Beauty & Essex

3708 S Las Vegas Blvd. Las Vegas, NV 89109 • (702) 737-0707 • beautyandessexlv.com

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Okay, so it’s not the real deal and merely a fabricated replica of the one in New York, but it is Vegas, which means pretty much everything is a fabricated replica of something else with the exception of sand. So put aside any delusions of authenticity and you will very likely find yourself as pleased as punch (let’s make that rum punch, after all, it is Vegas).

Located in the chic Cosmopolitan Hotel on the third floor (as opposed to Essex St. in Manhattan), you will find a pawnshop by the same name, which doubles as a speakeasy entrance through a nondescript turquoise door to the left of the counter. Upon entering you will find yourself swept into a time vortex landing you smack dab in the roaring twenties, complete with a brocade decor and twin, blond, 6-foot bombshell- flappers who cavort around the restaurant and bar along with a parade of burlesque hotties.

Surprisingly, this isn’t to distract you form the food, because almost everything was excellent. That said, it might be distracting to the servers, because I found the service to be a bit sloppy.

The excellent menu of which I speak is made up of shareable small plates, along with a decent list of cocktails and wine. And while most everything was good, there were a few dishes I would steer around such as the lobster roll, which was the only bad thing of the night, served on a warm bun, but filled with canned or even fake lobster meat. Not cool.

The other two dishes I would skip are not what I would call bad, but they don’t exactly pass mustard for me either. For example much better yellowtail sashimi in ponzu sauce with chili peppers can be found at Blue Ribbon Sushi in the very same hotel or at Sushi Roku down the strip. And the French Onion Soup Dumplings are nowhere near as good as the ones at Stanton Social in NYC, nor are they comparable to some of the other stars of the night.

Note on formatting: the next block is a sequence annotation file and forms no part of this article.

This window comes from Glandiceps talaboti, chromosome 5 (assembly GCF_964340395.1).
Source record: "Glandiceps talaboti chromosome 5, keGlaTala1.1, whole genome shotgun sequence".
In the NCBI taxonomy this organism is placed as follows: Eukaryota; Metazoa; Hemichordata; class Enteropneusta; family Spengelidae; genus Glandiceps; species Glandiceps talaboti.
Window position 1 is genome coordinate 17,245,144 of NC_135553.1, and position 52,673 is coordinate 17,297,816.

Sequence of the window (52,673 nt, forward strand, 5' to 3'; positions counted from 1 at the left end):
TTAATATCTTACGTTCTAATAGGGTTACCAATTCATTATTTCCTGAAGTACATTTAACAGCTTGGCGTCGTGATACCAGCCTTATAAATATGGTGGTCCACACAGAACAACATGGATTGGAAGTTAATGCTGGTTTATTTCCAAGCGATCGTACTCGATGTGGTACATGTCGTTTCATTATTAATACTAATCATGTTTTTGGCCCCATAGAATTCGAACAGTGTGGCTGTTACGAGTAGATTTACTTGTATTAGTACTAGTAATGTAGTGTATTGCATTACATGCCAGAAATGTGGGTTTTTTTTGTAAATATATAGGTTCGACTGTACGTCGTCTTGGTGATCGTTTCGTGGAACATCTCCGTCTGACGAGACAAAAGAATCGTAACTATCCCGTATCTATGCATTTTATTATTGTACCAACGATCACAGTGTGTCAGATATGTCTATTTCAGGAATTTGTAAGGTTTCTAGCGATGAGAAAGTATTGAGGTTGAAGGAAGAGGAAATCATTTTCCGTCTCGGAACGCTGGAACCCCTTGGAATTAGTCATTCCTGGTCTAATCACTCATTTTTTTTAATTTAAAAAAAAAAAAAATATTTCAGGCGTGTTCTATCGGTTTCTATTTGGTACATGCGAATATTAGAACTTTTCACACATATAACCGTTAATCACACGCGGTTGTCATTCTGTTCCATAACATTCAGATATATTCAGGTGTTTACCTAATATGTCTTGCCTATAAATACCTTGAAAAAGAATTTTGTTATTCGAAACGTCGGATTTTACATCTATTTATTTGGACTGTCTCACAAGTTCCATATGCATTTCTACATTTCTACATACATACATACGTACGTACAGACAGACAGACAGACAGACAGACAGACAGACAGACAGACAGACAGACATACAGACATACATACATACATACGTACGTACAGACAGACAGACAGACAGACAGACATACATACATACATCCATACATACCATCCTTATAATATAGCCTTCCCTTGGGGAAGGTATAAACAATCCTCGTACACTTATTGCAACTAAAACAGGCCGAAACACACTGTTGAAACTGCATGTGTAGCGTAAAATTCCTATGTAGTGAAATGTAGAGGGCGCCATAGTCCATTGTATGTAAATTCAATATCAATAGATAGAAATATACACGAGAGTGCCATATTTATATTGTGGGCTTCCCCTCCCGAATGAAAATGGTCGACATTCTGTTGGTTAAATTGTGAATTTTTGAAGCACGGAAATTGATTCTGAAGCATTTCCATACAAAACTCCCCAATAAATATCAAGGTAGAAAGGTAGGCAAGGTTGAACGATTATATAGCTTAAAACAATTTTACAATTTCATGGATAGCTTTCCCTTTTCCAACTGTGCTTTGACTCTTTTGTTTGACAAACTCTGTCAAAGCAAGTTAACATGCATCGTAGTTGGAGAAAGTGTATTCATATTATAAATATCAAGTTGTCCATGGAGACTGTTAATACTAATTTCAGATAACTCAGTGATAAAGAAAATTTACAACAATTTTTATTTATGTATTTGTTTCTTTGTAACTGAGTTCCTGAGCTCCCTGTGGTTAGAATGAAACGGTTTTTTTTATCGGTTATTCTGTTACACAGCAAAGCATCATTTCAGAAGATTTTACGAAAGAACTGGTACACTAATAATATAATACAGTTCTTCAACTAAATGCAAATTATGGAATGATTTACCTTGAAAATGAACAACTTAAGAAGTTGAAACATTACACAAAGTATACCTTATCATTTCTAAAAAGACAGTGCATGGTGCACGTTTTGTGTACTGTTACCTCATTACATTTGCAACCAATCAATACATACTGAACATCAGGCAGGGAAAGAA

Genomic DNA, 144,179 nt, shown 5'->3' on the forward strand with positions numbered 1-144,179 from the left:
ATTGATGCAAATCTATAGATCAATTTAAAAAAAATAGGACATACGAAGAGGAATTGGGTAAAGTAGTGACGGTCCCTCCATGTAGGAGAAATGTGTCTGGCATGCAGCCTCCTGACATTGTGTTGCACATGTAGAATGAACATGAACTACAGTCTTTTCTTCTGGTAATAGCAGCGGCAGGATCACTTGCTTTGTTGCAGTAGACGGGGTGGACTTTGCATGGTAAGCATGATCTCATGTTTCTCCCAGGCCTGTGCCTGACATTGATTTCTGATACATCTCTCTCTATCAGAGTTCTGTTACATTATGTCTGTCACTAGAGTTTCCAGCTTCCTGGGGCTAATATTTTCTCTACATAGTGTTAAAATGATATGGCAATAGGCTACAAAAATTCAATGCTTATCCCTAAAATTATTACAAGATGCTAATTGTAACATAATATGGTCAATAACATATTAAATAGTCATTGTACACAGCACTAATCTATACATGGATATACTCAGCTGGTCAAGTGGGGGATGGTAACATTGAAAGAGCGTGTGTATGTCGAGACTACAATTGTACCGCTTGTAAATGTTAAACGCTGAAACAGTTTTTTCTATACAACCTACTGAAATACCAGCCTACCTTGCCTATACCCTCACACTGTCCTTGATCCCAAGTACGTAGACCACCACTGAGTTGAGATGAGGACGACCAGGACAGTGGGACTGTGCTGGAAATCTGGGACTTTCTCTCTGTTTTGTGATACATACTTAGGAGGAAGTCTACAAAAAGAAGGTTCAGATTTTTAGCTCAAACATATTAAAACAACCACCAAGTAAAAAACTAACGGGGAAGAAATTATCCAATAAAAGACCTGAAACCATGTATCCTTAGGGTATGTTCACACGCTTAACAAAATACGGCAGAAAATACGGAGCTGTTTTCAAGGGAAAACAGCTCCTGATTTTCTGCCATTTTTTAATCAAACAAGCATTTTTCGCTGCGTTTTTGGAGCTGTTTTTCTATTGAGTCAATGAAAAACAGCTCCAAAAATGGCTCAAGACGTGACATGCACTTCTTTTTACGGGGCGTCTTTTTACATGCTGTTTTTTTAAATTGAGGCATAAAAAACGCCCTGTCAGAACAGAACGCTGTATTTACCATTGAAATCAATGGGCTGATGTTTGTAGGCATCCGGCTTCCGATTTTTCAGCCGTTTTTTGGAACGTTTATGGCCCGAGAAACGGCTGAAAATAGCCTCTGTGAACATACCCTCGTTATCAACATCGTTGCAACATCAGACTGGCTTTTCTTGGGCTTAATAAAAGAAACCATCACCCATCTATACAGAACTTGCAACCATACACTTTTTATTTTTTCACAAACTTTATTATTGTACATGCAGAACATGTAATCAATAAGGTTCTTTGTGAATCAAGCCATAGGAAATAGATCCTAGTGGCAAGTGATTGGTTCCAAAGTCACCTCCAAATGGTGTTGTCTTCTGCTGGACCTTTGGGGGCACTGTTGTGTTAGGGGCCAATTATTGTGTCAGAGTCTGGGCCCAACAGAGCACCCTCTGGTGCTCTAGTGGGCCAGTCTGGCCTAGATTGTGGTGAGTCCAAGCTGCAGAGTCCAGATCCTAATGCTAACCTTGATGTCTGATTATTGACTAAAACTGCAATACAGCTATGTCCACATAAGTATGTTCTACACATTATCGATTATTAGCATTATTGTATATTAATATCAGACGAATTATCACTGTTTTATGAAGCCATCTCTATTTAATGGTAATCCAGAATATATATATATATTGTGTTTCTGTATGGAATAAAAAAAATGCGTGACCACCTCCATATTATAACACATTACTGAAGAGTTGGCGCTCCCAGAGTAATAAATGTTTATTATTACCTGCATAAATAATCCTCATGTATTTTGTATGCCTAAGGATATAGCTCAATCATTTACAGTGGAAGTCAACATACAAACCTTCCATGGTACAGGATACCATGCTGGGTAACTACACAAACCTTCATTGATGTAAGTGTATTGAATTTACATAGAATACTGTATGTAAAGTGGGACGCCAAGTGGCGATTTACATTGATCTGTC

But enough of the Debbie Downers and on to the stars, like both tartars- the steak and the tomato tartars are so good I don’t know which one I liked better and obviously very different from one another so it’s kind of hard to even compare them even though they are both “tartars.” They are also served differently, the steak is done more like a tartine and the tomato more like an hors d’oeuvres. Both, however, are worth doubling down on.

The bone marrow is also superb and only bested by one other dish for me, the Spicy Lamb Bolognese. Made with penne and some serious Italian game this pasta just might’ve been the best thing of the night- no, the best thing I had all week in Vegas. Not too shabby for twin, amazon, blond, bombshell, flappers. Can you tell they left an impression?

4 teeth

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Nare Sushi

115 E 57th St. New York, NY 10022(646) 666-0061naresushi.com

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I only ordered take out from here based on the recommendations on Yelp, my craving for sushi and my desire to try someplace other than Hatsuhana, which I already know and love. Plus, I was intrigued by the Mozukusu, described as fresh caught seaweed with sweet soy and Japanese mountain yam. The “fresh caught” seeming to imply that the seaweed must try to escape in some fashion. I’m not exactly sure how, but I had to see for myself.